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    gutterbunnybikes April 10, 2015 at 10:39 am

    Funny that someone gets tazed in Hillsboro where there is no incident or damages. Or the authorities want to investigate a dead mallard but….

    Here in Portland a $2000 bike get totalled when a heavy transport vehicle is speeding through a red light gets no attention from the police.

    Yeah there is no enforcement problems here.

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    Jeff TB April 10, 2015 at 10:47 am

    Platinum!

    THE 5 E’S
    Engineering: Creating safe and convenient places to ride and park
    Education: Giving people of all ages and abilities the skills and confidence to ride
    Encouragement: Creating a strong bike culture that welcomes and celebrates bicycling
    Enforcement: Ensuring safe roads for all users
    Evaluation & Planning: Planning for bicycling as a safe and viable transportation option

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    Charley Gee April 10, 2015 at 10:53 am

    Yesterday I read a Portland Police Bureau report where a driver ran a red light and struck a bicyclist, there was an independent witness to the collision who told the police that the driver ran a red light, the driver admitted to having run the red light, and the response of the police officer was to advise the driver that she needed to pay better attention while driving downtown.

    I also spoke to a guy who had a police officer chase him down with a cruiser and cite him for riding on the sidewalk downtown.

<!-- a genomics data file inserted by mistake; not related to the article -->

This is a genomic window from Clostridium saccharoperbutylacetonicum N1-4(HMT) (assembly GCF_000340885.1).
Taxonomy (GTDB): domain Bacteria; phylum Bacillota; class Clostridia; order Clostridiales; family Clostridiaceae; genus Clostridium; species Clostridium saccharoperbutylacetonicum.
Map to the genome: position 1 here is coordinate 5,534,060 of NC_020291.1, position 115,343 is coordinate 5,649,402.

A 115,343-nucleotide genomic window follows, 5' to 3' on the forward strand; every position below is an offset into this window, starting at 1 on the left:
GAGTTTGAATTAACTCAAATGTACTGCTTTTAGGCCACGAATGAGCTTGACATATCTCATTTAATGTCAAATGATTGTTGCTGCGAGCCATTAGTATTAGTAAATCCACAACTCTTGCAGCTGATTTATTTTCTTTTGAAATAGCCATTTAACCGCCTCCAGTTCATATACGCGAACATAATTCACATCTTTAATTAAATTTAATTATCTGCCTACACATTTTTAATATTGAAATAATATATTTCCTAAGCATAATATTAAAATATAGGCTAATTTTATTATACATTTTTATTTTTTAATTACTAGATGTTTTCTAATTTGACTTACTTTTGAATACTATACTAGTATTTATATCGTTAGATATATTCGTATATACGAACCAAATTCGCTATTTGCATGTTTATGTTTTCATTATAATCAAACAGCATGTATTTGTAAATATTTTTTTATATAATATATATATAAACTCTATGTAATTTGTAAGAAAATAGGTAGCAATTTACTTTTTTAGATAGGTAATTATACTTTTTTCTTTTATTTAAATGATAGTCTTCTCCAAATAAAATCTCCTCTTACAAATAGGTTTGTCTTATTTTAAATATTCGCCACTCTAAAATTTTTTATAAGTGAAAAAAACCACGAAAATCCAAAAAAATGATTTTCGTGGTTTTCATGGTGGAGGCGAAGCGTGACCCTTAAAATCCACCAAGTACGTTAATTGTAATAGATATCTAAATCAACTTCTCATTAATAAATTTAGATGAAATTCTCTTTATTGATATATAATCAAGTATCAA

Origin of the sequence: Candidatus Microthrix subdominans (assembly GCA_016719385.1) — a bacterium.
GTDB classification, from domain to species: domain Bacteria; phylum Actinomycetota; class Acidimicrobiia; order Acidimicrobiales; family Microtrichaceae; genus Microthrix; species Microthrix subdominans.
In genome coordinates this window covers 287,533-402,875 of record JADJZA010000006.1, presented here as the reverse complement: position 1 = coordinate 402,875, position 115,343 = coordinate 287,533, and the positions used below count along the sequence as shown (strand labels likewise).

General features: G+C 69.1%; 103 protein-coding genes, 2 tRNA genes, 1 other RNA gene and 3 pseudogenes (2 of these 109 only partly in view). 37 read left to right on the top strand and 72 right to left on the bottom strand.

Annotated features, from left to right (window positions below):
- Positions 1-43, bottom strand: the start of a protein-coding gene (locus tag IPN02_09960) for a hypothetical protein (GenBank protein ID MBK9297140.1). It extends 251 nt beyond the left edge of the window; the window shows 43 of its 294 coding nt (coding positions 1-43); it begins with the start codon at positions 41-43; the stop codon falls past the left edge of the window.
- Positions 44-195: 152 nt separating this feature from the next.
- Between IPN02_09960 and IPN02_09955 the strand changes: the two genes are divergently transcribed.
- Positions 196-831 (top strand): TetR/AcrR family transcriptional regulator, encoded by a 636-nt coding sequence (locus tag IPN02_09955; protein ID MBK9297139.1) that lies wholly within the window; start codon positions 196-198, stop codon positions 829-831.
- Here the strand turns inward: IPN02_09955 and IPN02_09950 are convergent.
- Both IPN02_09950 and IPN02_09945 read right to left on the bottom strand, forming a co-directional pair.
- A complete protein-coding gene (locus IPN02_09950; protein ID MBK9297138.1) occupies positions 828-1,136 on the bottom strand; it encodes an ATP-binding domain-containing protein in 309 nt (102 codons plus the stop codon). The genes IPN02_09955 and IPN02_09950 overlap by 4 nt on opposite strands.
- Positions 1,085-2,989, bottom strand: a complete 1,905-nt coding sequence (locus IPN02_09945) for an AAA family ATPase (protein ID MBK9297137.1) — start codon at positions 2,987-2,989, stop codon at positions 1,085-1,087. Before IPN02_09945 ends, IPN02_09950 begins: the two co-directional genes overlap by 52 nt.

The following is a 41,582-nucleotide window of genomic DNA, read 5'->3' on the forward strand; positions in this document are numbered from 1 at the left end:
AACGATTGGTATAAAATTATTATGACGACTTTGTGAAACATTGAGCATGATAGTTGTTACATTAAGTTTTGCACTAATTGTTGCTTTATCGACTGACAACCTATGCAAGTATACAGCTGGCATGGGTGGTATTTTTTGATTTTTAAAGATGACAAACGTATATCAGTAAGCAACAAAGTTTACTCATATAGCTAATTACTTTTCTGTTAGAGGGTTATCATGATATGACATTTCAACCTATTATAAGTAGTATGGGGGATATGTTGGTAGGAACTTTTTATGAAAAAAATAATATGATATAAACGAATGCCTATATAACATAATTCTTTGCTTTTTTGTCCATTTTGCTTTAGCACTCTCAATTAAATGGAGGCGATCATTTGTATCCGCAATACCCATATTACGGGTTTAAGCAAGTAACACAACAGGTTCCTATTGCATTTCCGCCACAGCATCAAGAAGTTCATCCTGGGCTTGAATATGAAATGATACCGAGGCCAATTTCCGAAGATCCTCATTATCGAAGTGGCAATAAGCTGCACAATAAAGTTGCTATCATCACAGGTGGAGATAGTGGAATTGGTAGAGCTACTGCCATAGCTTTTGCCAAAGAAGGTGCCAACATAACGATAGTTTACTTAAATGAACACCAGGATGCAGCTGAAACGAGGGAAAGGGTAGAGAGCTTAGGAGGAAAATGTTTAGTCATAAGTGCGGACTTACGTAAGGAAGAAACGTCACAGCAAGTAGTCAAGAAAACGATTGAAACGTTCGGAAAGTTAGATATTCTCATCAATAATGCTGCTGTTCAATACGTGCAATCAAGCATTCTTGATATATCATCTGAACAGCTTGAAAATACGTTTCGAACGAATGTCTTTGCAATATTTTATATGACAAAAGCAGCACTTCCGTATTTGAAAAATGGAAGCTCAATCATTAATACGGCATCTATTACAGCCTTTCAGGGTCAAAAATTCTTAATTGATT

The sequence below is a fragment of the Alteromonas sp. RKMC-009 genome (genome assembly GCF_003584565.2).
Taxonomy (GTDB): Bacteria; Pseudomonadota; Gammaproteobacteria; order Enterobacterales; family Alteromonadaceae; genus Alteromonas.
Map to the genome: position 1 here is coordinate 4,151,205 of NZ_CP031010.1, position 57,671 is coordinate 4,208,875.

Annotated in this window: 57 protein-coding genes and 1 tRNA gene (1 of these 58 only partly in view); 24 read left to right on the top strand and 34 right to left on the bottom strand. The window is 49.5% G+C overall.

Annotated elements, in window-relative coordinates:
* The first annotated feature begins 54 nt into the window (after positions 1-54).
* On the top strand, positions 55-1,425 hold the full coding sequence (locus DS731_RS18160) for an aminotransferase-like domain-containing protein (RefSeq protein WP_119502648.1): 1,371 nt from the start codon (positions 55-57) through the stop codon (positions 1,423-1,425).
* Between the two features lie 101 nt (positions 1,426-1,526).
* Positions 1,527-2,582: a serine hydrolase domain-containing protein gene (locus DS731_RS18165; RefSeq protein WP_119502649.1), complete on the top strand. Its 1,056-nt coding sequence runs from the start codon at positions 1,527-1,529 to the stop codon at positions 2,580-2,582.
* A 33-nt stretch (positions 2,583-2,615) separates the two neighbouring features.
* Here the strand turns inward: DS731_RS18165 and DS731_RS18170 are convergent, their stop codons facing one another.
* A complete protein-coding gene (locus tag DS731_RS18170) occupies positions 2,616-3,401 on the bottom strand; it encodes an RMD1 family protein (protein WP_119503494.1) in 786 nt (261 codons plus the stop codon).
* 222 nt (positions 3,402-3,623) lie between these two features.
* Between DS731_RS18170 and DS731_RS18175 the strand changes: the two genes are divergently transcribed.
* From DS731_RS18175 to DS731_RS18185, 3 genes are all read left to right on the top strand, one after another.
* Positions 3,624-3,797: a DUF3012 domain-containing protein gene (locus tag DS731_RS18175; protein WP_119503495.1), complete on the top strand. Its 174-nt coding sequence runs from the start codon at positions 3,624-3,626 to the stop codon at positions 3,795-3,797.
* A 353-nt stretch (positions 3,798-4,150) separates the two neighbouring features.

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      Spiffy April 10, 2015 at 11:57 am

      seriously misplaced enforcement…

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        Andrew N April 10, 2015 at 3:10 pm

        Welcome to Charlie Hales’ Portland. Business as usual.

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        soren December 1, 2017 at 12:41 pm

        Disagree. In my experience, the portland police bureau is unabashedly HOSTILE to people on bikes.

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    El Biciclero April 10, 2015 at 10:56 am

    OK, wait—
    The “Investigation Criteria” state that a crash will be investigated

    “i. When a citation is issued to a driver involved in a crash for a violation other than a vehicle licensing, operator licensing, or financial responsibility statute.”

    So the victim’s level of injury does NOT appear to be the sole determiner of whether a crash will be investigated. Had the officer believed and acted on witness reports to issue a citation to the red-light-running driver, then an investigation would have been triggered, according to my reading of the policy. We have a frequent commenter on this blog (9watts) who was recently given a citation for a dubious “infraction” based solely on the say-so of a driver, yet in this case, police wouldn’t issue a citation (for a much more serious offense, resulting in serious damage and potential serious injury) based on the say-so of a cycling victim and at least one other witness? Is the failure to issue a citation based on some motivation to avoid an investigation, since the policy appears to clearly state that if a citation is issued, an investigation is warranted?